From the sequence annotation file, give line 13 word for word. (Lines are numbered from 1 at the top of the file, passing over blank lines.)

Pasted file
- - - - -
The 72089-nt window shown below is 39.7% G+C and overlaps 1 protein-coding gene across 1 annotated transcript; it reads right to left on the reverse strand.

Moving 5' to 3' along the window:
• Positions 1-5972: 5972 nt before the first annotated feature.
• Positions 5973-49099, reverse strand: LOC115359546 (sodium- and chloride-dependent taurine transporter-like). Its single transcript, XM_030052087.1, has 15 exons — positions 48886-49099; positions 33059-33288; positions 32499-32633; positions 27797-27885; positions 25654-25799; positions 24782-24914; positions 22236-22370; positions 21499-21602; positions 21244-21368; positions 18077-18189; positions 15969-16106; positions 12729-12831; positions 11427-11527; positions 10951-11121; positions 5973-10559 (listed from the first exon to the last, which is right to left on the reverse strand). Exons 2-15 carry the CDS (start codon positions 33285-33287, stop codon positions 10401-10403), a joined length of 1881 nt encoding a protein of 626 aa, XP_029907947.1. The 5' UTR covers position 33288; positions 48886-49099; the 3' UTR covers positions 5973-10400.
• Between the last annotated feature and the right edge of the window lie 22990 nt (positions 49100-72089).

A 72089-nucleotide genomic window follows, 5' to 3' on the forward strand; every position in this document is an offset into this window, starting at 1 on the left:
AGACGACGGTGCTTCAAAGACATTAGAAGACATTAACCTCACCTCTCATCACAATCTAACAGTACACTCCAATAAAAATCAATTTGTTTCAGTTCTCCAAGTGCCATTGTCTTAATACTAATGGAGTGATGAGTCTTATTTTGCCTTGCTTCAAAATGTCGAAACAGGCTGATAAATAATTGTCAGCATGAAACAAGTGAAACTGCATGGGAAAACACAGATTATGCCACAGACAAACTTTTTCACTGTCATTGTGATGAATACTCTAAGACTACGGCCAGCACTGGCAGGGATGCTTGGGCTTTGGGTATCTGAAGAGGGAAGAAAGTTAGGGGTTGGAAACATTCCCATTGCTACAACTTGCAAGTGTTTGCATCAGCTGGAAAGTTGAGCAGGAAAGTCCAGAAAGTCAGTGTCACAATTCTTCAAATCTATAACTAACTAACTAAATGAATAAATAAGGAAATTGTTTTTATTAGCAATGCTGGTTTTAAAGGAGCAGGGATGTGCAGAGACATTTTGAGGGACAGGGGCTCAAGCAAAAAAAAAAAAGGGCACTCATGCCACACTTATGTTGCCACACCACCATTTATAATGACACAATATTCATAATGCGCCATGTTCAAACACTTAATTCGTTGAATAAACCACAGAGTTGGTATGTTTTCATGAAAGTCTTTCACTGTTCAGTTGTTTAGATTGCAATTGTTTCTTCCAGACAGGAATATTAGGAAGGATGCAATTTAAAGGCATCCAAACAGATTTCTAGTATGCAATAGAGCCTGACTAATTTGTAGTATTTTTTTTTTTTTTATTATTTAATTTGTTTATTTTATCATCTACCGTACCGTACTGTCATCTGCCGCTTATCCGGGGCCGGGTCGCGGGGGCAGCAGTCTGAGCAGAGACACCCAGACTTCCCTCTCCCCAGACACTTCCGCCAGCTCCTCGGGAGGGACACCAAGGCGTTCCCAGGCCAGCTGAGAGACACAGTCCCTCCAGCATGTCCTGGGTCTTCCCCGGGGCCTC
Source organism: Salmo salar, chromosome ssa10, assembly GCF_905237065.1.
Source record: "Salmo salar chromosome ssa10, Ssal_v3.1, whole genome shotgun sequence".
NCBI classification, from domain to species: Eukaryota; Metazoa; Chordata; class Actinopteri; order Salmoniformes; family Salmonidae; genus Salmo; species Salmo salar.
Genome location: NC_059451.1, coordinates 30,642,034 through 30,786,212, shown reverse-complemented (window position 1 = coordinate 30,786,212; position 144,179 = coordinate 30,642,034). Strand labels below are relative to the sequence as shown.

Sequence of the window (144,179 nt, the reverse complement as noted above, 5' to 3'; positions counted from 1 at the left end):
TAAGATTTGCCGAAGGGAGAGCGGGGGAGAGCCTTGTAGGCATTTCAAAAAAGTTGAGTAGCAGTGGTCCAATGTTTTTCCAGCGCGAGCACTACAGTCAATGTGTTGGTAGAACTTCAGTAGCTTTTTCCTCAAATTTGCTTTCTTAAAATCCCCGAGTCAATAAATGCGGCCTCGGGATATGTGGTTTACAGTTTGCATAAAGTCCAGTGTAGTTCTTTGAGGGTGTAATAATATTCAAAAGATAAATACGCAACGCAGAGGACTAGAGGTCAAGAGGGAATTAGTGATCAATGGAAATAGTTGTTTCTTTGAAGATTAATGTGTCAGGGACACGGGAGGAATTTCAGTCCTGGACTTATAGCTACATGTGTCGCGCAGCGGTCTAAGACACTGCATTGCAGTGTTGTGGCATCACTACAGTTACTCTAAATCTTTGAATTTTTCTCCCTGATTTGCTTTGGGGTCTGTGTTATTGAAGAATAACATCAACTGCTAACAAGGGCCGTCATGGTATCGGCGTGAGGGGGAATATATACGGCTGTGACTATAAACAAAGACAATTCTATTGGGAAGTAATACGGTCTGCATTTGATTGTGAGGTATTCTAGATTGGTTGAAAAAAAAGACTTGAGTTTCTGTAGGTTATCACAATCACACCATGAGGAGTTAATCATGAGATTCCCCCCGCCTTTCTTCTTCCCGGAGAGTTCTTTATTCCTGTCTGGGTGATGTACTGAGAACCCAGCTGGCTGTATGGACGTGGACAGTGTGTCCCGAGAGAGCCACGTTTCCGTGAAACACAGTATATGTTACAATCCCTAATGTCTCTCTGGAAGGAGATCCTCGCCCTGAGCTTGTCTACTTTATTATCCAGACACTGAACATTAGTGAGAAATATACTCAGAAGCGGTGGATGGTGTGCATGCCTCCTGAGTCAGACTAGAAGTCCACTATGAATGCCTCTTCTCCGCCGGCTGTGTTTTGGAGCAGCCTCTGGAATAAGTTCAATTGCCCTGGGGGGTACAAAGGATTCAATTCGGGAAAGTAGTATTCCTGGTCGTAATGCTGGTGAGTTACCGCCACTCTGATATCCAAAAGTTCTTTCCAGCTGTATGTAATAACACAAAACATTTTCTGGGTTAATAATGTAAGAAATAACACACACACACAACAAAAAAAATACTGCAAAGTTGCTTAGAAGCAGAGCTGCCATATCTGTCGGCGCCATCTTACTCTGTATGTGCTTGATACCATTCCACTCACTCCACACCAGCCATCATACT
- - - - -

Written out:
TAAGATTTGCCGAAGGGAGAGCGGGGGAGAGCCTTGTAGGCATTTCAAAAAAGTTGAGTAGCAGTGGTCCAATGTTTTTCCAGCGCGAGCACTACAGTCAATGTGTTGGTAGAACTTCAGTAGCTTTTTCCTCAAATTTGCTTTCTTAAAATCCCCGAGTCAATAAATGCGGCCTCGGGATATGTGGTTTACAGTTTGCATAAAGTCCAGTGTAGTTCTTTGAGGGTGTAATAATATTCAAAAGATAAATACGCAACGCAGAGGACTAGAGGTCAAGAGGGAATTAGTGATCAATGGAAATAGTTGTTTCTTTGAAGATTAATGTGTCAGGGACACGGGAGGAATTTCAGTCCTGGACTTATAGCTACATGTGTCGCGCAGCGGTCTAAGACACTGCATTGCAGTGTTGTGGCATCACTACAGTTACTCTAAATCTTTGAATTTTTCTCCCTGATTTGCTTTGGGGTCTGTGTTATTGAAGAATAACATCAACTGCTAACAAGGGCCGTCATGGTATCGGCGTGAGGGGGAATATATACGGCTGTGACTATAAACAAAGACAATTCTATTGGGAAGTAATACGGTCTGCATTTGATTGTGAGGTATTCTAGATTGGTTGAAAAAAAAGACTTGAGTTTCTGTAGGTTATCACAATCACACCATGAGGAGTTAATCATGAGATTCCCCCCGCCTTTCTTCTTCCCGGAGAGTTCTTTATTCCTGTCTGGGTGATGTACTGAGAACCCAGCTGGCTGTATGGACGTGGACAGTGTGTCCCGAGAGAGCCACGTTTCCGTGAAACACAGTATATGTTACAATCCCTAATGTCTCTCTGGAAGGAGATCCTCGCCCTGAGCTTGTCTACTTTATTATCCAGACACTGAACATTAGTGAGAAATATACTCAGAAGCGGTGGATGGTGTGCATGCCTCCTGAGTCAGACTAGAAGTCCACTATGAATGCCTCTTCTCCGCCGGCTGTGTTTTGGAGCAGCCTCTGGAATAAGTTCAATTGCCCTGGGGGGTACAAAGGATTCAATTCGGGAAAGTAGTATTCCTGGTCGTAATGCTGGTGAGTTACCGCCACTCTGATATCCAAAAGTTCTTTCCAGCTGTATGTAATAACACAAAACATTTTCTGGGTTAATAATGTAAGAAATAACACACACACACAACAAAAAAAATACTGCAAAGTTGCTTAGAAGCAGAGCTGCCATATCTGTCGGCGCCATCTTACTCTGTATGTGCTTGATACCATTCCACTCACTCCACACCAGCCATCATACT